Odonates – more commonly known as dragonflies and damselflies- give us important clues about a location’s water quality and ecosystem health. By monitoring dragonflies and damselflies every year, we can create a picture of the changes in composition and seasonality of local and migratory odonate populations. This can give us important information about changes in habitat quality as well as impacts of climate change.
In 2016, JCWC volunteers began surveying dragonflies and damselflies in our watershed, and continued the surveys again in 2017. We have found a lot of valuable information from our surveys:
If you’d like all the scientific details, check out the full reports!
How to get involved:
Help Johnson Creek Watershed Council document the distribution of dragonfly and damselfly species by participating in this year’s community science programs! Learn more here.
Visit our iNaturalist page to check out the various species we have observed!
When talking about dragonflies and damselflies, we often just say “dragonflies” for shorthand. But this leaves out the poor damselflies, which are closely related. It’s actually pretty easy to tell the two apart! Just look at three key features- their eyes, body, and wings.
Dragonflies and damselflies are a bit like cousins, and you can talk about both by using the special word odonate.
Odontos is a Greek word for tooth. Odonates are carnivorous as nymphs and adults, and the nymphs are characterized by toothed mandibles (jaws) at the end of a long, extendable mouth part.
Odonates are compelling to learn about, and we still have much to learn. Here are some other cool facts about them!
The goal of these dragonfly surveys is to document:
From June to October 2016, nine dedicated volunteers surveyed two locations (Westmoreland Park and Brookside Park) for odonates. In 2017, the surveys were repeated with 26 volunteers and a third location (Centennial Pond) was added!
Survey methods were developed by Celeste A. Searles Mazzacano of CASM Environmental. Celeste was our entomologist extraordinaire and scientific advisor on this project.
How were the surveys conducted?
The more these surveys are repeated, the better we will understand these species!
2017 survey transects for Westmoreland Park (left), Centennial Pond (middle), and Brookside Park (right).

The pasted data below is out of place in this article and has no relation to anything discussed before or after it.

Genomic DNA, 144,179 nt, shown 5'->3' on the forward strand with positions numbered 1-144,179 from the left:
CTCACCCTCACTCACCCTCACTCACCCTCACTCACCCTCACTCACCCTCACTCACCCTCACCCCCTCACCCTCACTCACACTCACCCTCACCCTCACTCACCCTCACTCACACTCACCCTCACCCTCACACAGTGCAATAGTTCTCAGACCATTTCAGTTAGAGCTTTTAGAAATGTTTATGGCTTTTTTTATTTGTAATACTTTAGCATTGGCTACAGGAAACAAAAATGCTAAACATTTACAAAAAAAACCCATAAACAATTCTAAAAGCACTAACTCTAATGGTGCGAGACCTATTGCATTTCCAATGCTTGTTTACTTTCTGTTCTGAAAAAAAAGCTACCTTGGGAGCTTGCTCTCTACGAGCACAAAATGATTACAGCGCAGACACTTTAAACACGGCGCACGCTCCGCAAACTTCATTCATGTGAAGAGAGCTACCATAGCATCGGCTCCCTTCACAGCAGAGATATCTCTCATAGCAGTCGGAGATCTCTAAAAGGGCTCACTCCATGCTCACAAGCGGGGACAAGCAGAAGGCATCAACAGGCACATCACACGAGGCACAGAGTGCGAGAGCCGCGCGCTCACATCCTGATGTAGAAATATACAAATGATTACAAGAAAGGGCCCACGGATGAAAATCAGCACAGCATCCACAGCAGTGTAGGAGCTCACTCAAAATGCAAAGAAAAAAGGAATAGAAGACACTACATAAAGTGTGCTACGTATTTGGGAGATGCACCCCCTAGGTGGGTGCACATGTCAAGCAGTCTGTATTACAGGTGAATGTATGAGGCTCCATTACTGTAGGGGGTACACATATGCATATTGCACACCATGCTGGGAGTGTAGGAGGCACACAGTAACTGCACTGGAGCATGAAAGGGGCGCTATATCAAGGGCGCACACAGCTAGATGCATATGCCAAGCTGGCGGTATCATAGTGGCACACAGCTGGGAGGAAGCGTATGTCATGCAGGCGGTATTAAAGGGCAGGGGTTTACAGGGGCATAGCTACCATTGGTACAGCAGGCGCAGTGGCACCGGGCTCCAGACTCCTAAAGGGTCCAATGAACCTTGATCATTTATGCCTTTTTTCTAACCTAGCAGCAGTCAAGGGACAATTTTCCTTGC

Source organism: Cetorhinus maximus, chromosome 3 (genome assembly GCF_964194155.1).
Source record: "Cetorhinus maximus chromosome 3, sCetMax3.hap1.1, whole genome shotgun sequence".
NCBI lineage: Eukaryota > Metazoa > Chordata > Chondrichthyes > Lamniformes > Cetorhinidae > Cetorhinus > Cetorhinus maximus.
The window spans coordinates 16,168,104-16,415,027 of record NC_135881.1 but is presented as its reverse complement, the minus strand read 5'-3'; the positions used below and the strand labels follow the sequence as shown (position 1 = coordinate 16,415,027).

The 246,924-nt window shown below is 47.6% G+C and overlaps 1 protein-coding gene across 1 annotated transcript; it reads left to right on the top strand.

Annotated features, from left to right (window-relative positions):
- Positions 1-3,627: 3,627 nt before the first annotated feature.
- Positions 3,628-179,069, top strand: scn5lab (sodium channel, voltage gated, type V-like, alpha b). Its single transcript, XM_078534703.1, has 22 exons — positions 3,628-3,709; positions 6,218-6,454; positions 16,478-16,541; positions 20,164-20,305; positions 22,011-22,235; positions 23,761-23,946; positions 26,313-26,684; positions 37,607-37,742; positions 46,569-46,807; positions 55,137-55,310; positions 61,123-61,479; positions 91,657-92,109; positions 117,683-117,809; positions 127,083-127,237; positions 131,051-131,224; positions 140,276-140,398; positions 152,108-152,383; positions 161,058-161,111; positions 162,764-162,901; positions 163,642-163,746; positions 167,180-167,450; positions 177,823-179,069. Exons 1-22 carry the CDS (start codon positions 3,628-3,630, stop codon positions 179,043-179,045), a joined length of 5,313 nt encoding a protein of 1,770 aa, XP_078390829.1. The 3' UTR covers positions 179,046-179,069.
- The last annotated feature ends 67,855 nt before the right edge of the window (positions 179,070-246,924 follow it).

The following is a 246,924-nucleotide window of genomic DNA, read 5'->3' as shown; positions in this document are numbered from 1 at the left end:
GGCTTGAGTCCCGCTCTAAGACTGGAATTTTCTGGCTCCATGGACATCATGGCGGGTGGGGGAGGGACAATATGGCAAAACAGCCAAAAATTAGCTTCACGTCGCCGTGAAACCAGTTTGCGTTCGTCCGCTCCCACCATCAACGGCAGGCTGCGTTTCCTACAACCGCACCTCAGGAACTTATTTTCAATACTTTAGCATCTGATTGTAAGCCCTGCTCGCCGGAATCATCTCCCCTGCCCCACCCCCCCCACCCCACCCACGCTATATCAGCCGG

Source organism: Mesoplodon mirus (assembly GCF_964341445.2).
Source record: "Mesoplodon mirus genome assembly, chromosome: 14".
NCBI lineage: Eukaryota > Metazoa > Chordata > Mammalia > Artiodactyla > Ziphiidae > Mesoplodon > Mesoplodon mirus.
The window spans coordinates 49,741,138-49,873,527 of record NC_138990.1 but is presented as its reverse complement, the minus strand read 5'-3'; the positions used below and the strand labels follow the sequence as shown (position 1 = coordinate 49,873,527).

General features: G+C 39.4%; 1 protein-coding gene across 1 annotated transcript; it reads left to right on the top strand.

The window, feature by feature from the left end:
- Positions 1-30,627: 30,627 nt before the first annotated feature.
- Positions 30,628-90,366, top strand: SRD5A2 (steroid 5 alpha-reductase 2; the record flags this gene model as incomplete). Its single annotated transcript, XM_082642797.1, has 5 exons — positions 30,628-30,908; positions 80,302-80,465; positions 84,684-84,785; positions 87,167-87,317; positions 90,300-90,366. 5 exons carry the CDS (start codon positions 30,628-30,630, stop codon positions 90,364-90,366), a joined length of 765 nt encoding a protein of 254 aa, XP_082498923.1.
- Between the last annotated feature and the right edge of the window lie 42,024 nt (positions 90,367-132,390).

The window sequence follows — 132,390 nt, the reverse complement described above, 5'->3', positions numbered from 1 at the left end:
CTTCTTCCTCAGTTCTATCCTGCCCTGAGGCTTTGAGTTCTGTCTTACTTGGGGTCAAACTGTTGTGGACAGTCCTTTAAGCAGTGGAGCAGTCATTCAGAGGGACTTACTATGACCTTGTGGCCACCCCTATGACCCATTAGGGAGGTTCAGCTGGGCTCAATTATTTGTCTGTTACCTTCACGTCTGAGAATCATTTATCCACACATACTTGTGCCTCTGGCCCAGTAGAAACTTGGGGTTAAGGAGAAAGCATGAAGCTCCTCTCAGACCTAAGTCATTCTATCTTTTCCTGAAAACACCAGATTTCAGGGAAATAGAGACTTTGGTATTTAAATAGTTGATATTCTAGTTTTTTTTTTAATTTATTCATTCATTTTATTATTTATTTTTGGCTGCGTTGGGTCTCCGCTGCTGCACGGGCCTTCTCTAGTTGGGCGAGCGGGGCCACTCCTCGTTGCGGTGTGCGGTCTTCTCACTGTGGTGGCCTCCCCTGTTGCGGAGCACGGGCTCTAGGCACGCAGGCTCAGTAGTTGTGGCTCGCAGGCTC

The most common species you may find throughout Johnson Creek are the Tule bluet damselfly (Enallagma carunculatum), the Pacific forktail damselfly (Ischnura cervula), and the Blue dasher dragonfly (Pachydiplax longipennis).
The odonates pictured above had the highest observed abundance throughout our survey locations in 2017!
Westmoreland Park had the greatest odonate diversity out of the three sites, with a total of 21 various dragonfly and damselfly species observed in 2017.
Our results from each site in 2017 shows how the timing of odonates changes throughout the summer months. The graphs below display the number of different species observed at each survey date. This data can help us better understand when certain species (including migratory and non-migratory species) are present in Johnson Creek!
What can we learn from our results?
Over the past two years, our surveyors have added new species records for our site locations, as well as for Multnomah County. Monitoring odonate assemblages can help us determine whether restoration goals are being met.
The first year of surveys at Centennial Pond were conducted in the spring and summer of 2017, where an in-line pond is going to be removed in the future; our survey data will help us make comparisons about pre- and post- restoration habitat changes. For more information about the restoration project, contact Restoration Project Manager Chuck Lobdell at [email protected]
Our results can also help us observe and understand changes in the historic ranges of odonates. A few years ago, Portland was the northernmost record for the Flame Skimmer (Libellula saturata); the dragonfly species is now documented in Portland regularly, and documented in southern Washington in 2017, showing a possible northward range expansion for this species. Global climate change has been implicated in geographical range expansion of dragonflies in Germany and Japan. Collecting more data here will help the scientific community be able to monitor changes in odonate dispersal.
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